This approach has a dual effect. First, the firm is less likely to spend money on inappropriate training courses. Second, the regulator can be provided with evidence, should it be required, to show that the firm has sought to respond to specific training requirements of staff, as required by Rule 5.

Selecting training courses
After you have completed your training and skills audit, try to scope out the training needs for a particular department or business sector for an entire year. Consider whether it is more cost-effective to buy in specialist expertise, either from barristers’ chambers, universities or training organisations, or use in-house resources.

Is it possible to run a generic course internally or collaborate with training organisation to come up with a more bespoke course for a department? Is it possible to form a consortium with a group of local firms to deal with a specific training need?This may be an approach that will become more attractive as the need to ensure that training is relevant and appropriate increases. Just because a course is offered by a training provider does not automatically mean that it is appropriate for a particular firm. Try to ensure there is a balance between skills training and black letter law.

Often lawyers simply want an update and fail to appreciate that their staff may need training, which can be best provided by mentoring schemes or training in issues such as project management and risk and resource management. Such subjects often appear to be the province of partners and support staff, but they could also be of use to fee-earners across the board.

The questionnaire and debrief
Ensure that at the end of every training course delegates are debriefed either informally or by means of a questionnaire, to ascertain their response to the training. Ask very simple and straightforward questions. What was effective and what was less so? What changes would you make should the training take place again?

More than just CPD points
Keep records not just of CPD points, but also of the relevant paperwork, detailing how the course was selected for the individual or team, the response to the diagnostic questionnaire and the results of the debrief.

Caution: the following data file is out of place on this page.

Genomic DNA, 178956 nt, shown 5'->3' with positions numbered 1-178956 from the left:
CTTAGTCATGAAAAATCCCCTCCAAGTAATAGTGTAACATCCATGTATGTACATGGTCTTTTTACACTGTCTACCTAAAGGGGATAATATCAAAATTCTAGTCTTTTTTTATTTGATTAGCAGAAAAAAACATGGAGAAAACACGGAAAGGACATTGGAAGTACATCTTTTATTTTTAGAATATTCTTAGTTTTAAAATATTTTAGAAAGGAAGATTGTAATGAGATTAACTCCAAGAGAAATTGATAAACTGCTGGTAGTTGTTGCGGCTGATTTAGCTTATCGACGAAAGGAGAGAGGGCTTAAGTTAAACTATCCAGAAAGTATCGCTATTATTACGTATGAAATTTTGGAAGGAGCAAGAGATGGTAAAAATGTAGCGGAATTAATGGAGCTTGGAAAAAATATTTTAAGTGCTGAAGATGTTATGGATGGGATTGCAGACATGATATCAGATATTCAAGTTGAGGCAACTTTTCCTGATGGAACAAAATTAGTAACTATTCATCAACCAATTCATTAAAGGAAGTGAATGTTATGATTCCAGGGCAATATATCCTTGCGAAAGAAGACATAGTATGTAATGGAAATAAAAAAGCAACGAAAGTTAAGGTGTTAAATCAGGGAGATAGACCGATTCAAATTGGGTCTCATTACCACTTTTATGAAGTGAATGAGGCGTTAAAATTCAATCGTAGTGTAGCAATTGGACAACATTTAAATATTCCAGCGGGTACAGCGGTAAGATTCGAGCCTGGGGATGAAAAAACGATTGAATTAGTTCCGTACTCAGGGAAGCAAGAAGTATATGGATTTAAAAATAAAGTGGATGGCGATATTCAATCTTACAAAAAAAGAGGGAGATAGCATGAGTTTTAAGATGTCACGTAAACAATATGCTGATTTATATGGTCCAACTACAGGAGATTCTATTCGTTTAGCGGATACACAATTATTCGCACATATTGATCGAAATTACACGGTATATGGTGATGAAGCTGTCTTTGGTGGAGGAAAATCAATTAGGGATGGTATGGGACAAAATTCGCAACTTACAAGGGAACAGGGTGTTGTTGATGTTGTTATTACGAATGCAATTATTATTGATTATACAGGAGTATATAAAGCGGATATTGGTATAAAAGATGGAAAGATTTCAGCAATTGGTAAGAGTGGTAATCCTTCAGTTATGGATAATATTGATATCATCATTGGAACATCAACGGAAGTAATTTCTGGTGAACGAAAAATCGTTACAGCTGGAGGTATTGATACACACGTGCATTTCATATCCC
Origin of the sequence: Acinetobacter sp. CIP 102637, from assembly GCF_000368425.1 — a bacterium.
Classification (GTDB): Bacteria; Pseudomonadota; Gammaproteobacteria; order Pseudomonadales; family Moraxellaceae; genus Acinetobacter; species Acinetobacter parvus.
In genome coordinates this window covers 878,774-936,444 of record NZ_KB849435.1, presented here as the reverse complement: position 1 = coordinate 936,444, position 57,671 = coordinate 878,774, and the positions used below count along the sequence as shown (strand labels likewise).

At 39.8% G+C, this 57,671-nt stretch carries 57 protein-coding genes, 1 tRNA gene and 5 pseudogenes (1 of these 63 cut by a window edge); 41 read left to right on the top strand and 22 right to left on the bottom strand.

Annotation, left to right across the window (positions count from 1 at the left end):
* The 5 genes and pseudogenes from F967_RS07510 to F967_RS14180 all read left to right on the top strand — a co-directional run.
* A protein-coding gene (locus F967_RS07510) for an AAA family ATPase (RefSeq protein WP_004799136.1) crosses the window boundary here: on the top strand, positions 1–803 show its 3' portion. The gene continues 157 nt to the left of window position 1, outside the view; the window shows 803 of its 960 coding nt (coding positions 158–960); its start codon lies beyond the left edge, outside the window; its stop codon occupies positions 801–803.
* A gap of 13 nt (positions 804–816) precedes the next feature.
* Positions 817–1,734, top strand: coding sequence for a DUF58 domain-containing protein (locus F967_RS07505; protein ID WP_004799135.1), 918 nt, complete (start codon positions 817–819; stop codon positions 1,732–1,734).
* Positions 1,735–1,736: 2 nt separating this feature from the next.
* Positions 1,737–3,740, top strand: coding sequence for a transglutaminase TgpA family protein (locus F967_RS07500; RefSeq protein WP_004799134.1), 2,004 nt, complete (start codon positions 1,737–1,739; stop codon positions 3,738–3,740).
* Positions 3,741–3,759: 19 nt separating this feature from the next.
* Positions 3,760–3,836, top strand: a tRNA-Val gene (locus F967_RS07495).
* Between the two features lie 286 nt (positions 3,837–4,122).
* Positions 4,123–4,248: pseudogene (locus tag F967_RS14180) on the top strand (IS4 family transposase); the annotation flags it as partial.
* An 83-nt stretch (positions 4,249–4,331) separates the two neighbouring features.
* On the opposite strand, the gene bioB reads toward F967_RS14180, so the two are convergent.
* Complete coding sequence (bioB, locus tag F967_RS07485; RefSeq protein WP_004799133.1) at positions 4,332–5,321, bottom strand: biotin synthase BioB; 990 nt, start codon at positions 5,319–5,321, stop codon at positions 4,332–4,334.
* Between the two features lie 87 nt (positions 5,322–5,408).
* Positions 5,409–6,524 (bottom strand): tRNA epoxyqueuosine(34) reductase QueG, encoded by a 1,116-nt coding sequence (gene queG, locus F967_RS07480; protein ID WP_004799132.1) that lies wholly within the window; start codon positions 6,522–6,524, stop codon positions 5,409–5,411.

It is also necessary that the material is reviewed periodically to ensure that the partners are appraised about the effectiveness of the formal training of individuals, such as mentoring and coaching.

Factors such as the size and complexity of the firm and the number and experience of the staff will be taken into account when considering the appropriateness of any training arrangements, but they must be reviewed. It is inevitable that the regulator will want to consider such evidence.

What now?
Training has often had something of a Cinderella status in law firms. While the need for specific money laundering training in 2003, as well as the increasing risk focus of market driven professional indemnity insurers, brought it added status, the new training imperative at the heart of Rule 5 may presage even more change. It is important not to simply grab the first training course that looks like it may be ‘okay’.

The first phase of training should be provided for those who will define the training needs and look for appropriate courses. This may be an HR function, but equally it may need to be performed by those skilled in education provision as well. Without such specialisation, not only will money and time be wasted upon inappropriate courses, but a law firm could find itself in breach of the new code.

Jane Jarman is a senior law lecturer at Nottingham Law School